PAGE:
Walnut Encrusted Honey Dijon Salmon

The pervasive expectation that women should absorb the role of June Cleaver the dutiful housewife sank long ago, but a blind eye shouldn’t be turned to the fact that a woman’s approach to preparing food can actually say a lot about her (calm your bra burnin’ britches– this sentiment merely suggests that I’ve noticed a few sociological patterns corresponding to ways in which women get their cook on).

The Mistress of the Microwave: She piles her grocery cart high with Hot Pockets, Lean Cuisines, and everything fuss-free. Once home, she stores her loot in oversized freezers meant for deer carcasses because the average freezer isn’t built for women of her kind. Often overworked and exhausted, she lets her loyalties lie with the things that matter to her, none of which include food prep that requires effort beyond punching numbers on a keypad and removing plastic wrap. Just because her eating habits are low maintenance doesn’t mean she is.

The Eggs-n-Bacon Babe She’s great with the staples: eggs and bacon, mac and cheese, pasta and canned marinara. She gets an “A” for effort, but lacks inspiration across the board. She sees food as fuel, and doesn’t concern herself with variety or experimentation (caution: may hold true in other domains of her life as well). She tends to be a rule follower, and rarely goes above and beyond the call of duty to impress anyone. She sticks to what she knows and what she’s good at.

The Fad Diet Punisher: She hops from fad diet to fad diet like a frog diagnosed with ADHD, proclaiming her love for the flavor of the week (Shakeology, juice cleanse, gluten-free, grapefruit– you name it) by making her loved ones suffer right along with her. Her admirable desire to be healthy manifests in semi-neurotic ways, and she has a difficult time hiding her vanity. She is hard-working and dedicated– until something better or more promising comes around. Her kitchen pantry is decidedly one-note, showcasing whatever the moment’s commitment is and nothing more. What if you try to break free of her diet plan Shawshank Redemption style? Expect her to go heavy on the shaming, complete with a carefully crafted mini funeral pyre for that last unopened bag of Cheetos you tried to hide from her. Watch out, kids, mommy’s on a juicing bender!

The Spice Girl (Wannabe): She speaks fluent culinary jargon, dines at the finest restaurants, and has a (never-been-used) sous vide immersion cooker on full display in her pristine kitchen, but when it comes to skills, her presentation doesn’t match her performance. She’s passionate and eager to learn, but looks like an awkward duck while attempting to julienne an onion. Her hubris and desire to impress are at times obnoxious, but forgiven in the name of education. She has so much room for growth, and she’s determined to fill the gap (even though she won’t admit the former OR the latter part of that statement).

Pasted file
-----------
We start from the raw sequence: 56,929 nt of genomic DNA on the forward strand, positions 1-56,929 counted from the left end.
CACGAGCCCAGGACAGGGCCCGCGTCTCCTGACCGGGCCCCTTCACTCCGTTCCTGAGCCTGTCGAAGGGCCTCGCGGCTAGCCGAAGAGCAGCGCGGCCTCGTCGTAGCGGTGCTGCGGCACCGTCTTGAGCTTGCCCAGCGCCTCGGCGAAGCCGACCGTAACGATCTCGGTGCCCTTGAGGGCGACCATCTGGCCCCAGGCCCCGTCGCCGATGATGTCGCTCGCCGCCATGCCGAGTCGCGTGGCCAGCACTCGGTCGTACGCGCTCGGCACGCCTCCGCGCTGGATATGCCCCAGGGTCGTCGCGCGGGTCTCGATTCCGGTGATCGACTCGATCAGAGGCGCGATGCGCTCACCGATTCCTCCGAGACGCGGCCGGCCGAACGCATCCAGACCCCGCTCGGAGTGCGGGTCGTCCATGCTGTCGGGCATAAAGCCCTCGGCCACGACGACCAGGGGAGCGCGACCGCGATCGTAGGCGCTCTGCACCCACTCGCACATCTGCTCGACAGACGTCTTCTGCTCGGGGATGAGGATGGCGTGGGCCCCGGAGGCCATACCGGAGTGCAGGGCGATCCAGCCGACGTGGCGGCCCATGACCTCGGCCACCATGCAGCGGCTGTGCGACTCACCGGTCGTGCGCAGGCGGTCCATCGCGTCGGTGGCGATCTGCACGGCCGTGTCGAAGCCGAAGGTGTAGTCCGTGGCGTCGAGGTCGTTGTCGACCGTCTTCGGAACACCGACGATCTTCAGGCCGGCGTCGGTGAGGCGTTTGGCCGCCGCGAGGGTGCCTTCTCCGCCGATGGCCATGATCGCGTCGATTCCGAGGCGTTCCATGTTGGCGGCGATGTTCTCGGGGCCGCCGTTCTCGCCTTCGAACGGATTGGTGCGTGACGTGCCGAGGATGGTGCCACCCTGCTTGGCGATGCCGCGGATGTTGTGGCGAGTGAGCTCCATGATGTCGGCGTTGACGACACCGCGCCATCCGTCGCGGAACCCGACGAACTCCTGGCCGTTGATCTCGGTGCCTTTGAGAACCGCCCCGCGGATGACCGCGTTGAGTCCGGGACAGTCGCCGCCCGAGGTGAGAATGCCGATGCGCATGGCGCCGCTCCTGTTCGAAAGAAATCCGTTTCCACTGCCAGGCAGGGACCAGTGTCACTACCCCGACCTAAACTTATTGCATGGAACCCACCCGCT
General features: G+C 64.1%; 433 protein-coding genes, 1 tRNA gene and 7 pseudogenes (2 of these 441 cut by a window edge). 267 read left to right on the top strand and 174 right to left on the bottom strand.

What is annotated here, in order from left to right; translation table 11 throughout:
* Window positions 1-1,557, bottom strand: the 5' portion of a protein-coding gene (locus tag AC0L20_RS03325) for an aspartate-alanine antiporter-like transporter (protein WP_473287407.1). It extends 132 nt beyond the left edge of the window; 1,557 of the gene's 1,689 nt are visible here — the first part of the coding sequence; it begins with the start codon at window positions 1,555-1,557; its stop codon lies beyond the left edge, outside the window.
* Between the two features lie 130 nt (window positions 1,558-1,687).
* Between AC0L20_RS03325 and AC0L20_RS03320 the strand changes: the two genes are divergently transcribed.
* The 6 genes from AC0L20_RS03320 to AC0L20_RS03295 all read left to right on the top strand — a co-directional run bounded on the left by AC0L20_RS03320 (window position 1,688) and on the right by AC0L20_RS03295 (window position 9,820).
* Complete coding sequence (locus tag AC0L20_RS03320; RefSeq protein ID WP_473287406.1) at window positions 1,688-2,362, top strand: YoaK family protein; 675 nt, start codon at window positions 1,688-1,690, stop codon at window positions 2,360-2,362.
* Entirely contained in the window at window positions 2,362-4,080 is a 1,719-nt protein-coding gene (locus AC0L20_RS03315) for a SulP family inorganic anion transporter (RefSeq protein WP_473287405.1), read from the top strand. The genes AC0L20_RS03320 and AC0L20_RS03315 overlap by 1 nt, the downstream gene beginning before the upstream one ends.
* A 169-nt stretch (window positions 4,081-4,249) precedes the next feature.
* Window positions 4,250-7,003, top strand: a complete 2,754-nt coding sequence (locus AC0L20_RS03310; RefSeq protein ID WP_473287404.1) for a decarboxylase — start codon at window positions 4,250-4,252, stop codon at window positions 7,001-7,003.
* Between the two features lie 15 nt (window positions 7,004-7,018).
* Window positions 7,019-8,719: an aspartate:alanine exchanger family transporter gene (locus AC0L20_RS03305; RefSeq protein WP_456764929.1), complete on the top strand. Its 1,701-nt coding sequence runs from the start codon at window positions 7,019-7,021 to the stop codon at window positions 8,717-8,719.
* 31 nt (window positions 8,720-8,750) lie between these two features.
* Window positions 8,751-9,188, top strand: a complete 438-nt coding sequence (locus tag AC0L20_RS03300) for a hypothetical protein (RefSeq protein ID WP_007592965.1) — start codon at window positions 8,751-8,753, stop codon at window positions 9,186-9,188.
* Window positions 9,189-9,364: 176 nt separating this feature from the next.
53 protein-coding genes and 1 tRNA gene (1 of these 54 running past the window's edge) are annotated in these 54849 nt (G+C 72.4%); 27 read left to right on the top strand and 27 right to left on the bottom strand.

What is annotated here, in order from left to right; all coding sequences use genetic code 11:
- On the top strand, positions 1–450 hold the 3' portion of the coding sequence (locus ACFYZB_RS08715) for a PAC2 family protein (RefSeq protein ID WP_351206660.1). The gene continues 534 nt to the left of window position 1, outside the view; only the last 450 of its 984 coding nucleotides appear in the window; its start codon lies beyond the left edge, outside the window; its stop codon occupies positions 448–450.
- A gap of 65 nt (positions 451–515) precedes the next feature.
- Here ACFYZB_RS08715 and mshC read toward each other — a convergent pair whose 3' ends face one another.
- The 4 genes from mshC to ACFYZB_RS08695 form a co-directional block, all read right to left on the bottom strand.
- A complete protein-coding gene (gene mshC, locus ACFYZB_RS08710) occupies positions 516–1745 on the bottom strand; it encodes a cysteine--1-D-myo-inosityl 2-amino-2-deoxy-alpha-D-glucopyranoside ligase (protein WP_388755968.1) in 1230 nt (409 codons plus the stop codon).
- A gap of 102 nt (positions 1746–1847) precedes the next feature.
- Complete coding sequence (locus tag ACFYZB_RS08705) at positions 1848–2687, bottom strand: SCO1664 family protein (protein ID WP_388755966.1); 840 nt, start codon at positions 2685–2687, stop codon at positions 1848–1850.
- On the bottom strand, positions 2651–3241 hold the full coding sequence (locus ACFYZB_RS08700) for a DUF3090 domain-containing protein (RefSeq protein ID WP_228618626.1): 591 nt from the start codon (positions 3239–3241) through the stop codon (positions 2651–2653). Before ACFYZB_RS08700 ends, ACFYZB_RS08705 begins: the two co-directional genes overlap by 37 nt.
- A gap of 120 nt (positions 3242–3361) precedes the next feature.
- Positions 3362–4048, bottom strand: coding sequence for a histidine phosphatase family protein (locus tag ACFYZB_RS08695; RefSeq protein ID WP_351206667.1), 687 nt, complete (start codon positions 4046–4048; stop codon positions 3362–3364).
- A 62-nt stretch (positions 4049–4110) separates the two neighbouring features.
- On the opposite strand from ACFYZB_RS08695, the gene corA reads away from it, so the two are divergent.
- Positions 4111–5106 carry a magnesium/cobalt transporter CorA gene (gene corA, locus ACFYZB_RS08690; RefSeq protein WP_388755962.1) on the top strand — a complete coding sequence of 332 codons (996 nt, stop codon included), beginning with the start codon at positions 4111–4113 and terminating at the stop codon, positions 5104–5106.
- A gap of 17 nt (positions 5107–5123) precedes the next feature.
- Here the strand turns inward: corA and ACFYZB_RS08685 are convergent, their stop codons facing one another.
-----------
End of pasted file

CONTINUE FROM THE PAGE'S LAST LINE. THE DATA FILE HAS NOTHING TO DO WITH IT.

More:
The Ina Garten: She’s a masterful cook. And she will instantly make you feel insecure about your own culinary aptitude. She experiments like a mad scientist, pushing the envelop to create amazing things with the freshest ingredients money can buy. She can often be found in her natural habitat (the kitchen) doing what she does best. She is a rare breed in reality and exists ALMOST exclusively on the Food Network. She is not immune to failure, but even her kitchen fails tend to be prettier/tastier/better than some of your finest kitchen achievements.

Whatever your approach to cooking, I believe that every woman (and man!) should have one recipe she keeps stuffed in her back pocket for those times she wants to elicit the “wow factor” without spending hours agonizing in her kitchen. This recipe should be deceptively simple, delicious, appealing to the eye, impressive, and easily memorizable. You don’t need to be an Ina to produce it, but it certainly requires more effort than slapping a box on a dirty microwave turntable.

The following recipe is that “one” for me. It’s a fool-proof tastebud pleaser that draws fans back for seconds. The hardest part is waiting for the oven to hit 400 degrees.

Walnut Encrusted Honey Dijon Salmon

Walnut Encrusted Honey Dijon Salmon

Serves 4 (or two hungry hungry hippos)

4 fresh salmon filets (with skin on botton)
Salt and pepper to season
1 Tablespoon butter, melted
2 heaping Tablespoons coursely ground dijon mustard
2 heaping Tablespoons lavender honey
1/2 cup breadcrumbs
1/4 cup finely chopped walnuts
1 lemon


1. Pre-heat oven to 400 degrees F and line a baking dish with aluminum foil or parchment paper

2. Place salmon filets skin side down on the foil/parchment

3. Season filets with salt and pepper (use your hands to rub seasoning into the meat for greater depth of flavor)

4. In a small bowl, mix together melted butter, dijon mustard, and honey

5. Generously coat the tops and sides of filets with the wet ingredient mixture